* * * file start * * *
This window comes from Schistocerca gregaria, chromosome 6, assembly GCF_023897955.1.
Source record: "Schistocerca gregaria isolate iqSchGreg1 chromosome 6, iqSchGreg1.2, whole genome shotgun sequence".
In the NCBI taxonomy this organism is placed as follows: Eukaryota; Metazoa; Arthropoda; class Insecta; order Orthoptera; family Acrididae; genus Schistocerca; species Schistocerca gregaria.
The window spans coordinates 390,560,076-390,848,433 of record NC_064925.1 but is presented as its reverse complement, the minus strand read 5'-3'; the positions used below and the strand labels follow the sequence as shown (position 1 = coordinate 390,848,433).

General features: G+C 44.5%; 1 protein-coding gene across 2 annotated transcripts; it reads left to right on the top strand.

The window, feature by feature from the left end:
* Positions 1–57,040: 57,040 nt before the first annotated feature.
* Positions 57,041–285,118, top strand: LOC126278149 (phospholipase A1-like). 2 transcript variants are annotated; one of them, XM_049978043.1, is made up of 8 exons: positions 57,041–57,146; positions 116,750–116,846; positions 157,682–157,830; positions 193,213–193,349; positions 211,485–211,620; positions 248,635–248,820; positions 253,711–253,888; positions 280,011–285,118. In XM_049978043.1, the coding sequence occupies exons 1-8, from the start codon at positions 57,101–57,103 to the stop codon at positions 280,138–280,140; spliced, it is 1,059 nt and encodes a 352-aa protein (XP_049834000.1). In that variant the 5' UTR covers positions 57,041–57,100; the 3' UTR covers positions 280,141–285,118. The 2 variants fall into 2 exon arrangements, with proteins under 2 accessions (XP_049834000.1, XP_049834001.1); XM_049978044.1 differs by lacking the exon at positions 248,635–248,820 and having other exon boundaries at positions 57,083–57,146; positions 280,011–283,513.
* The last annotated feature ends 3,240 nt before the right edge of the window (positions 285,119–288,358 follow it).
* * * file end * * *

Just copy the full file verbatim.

This window comes from Schistocerca gregaria, chromosome 6, assembly GCF_023897955.1.
Source record: "Schistocerca gregaria isolate iqSchGreg1 chromosome 6, iqSchGreg1.2, whole genome shotgun sequence".
In the NCBI taxonomy this organism is placed as follows: Eukaryota; Metazoa; Arthropoda; class Insecta; order Orthoptera; family Acrididae; genus Schistocerca; species Schistocerca gregaria.
The window spans coordinates 390,560,076-390,848,433 of record NC_064925.1 but is presented as its reverse complement, the minus strand read 5'-3'; the positions used below and the strand labels follow the sequence as shown (position 1 = coordinate 390,848,433).

General features: G+C 44.5%; 1 protein-coding gene across 2 annotated transcripts; it reads left to right on the top strand.

The window, feature by feature from the left end:
* Positions 1–57,040: 57,040 nt before the first annotated feature.
* Positions 57,041–285,118, top strand: LOC126278149 (phospholipase A1-like). 2 transcript variants are annotated; one of them, XM_049978043.1, is made up of 8 exons: positions 57,041–57,146; positions 116,750–116,846; positions 157,682–157,830; positions 193,213–193,349; positions 211,485–211,620; positions 248,635–248,820; positions 253,711–253,888; positions 280,011–285,118. In XM_049978043.1, the coding sequence occupies exons 1-8, from the start codon at positions 57,101–57,103 to the stop codon at positions 280,138–280,140; spliced, it is 1,059 nt and encodes a 352-aa protein (XP_049834000.1). In that variant the 5' UTR covers positions 57,041–57,100; the 3' UTR covers positions 280,141–285,118. The 2 variants fall into 2 exon arrangements, with proteins under 2 accessions (XP_049834000.1, XP_049834001.1); XM_049978044.1 differs by lacking the exon at positions 248,635–248,820 and having other exon boundaries at positions 57,083–57,146; positions 280,011–283,513.
* The last annotated feature ends 3,240 nt before the right edge of the window (positions 285,119–288,358 follow it).